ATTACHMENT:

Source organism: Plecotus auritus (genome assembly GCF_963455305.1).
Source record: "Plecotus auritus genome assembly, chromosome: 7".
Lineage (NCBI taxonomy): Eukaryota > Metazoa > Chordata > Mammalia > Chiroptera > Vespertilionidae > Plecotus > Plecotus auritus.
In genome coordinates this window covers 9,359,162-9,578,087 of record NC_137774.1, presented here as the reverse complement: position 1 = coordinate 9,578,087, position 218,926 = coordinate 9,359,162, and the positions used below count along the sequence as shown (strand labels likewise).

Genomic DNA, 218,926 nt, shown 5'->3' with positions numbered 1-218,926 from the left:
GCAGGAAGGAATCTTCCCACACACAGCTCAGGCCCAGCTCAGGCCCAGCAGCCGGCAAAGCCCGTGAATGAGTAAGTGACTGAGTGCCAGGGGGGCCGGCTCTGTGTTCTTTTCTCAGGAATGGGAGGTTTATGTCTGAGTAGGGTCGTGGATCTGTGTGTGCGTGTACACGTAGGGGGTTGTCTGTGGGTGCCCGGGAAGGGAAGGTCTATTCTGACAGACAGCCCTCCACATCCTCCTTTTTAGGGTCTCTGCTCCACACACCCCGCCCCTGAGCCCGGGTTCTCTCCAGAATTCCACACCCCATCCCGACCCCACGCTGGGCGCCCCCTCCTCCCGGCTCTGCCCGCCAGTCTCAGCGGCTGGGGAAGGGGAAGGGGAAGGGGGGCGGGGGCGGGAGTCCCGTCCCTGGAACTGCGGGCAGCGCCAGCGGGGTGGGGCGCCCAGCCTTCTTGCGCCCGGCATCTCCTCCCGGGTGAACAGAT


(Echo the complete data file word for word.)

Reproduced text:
Source organism: Plecotus auritus (genome assembly GCF_963455305.1).
Source record: "Plecotus auritus genome assembly, chromosome: 7".
Lineage (NCBI taxonomy): Eukaryota > Metazoa > Chordata > Mammalia > Chiroptera > Vespertilionidae > Plecotus > Plecotus auritus.
In genome coordinates this window covers 9,359,162-9,578,087 of record NC_137774.1, presented here as the reverse complement: position 1 = coordinate 9,578,087, position 218,926 = coordinate 9,359,162, and the positions used below count along the sequence as shown (strand labels likewise).

Genomic DNA, 218,926 nt, shown 5'->3' with positions numbered 1-218,926 from the left:
GCAGGAAGGAATCTTCCCACACACAGCTCAGGCCCAGCTCAGGCCCAGCAGCCGGCAAAGCCCGTGAATGAGTAAGTGACTGAGTGCCAGGGGGGCCGGCTCTGTGTTCTTTTCTCAGGAATGGGAGGTTTATGTCTGAGTAGGGTCGTGGATCTGTGTGTGCGTGTACACGTAGGGGGTTGTCTGTGGGTGCCCGGGAAGGGAAGGTCTATTCTGACAGACAGCCCTCCACATCCTCCTTTTTAGGGTCTCTGCTCCACACACCCCGCCCCTGAGCCCGGGTTCTCTCCAGAATTCCACACCCCATCCCGACCCCACGCTGGGCGCCCCCTCCTCCCGGCTCTGCCCGCCAGTCTCAGCGGCTGGGGAAGGGGAAGGGGAAGGGGGGCGGGGGCGGGAGTCCCGTCCCTGGAACTGCGGGCAGCGCCAGCGGGGTGGGGCGCCCAGCCTTCTTGCGCCCGGCATCTCCTCCCGGGTGAACAGAT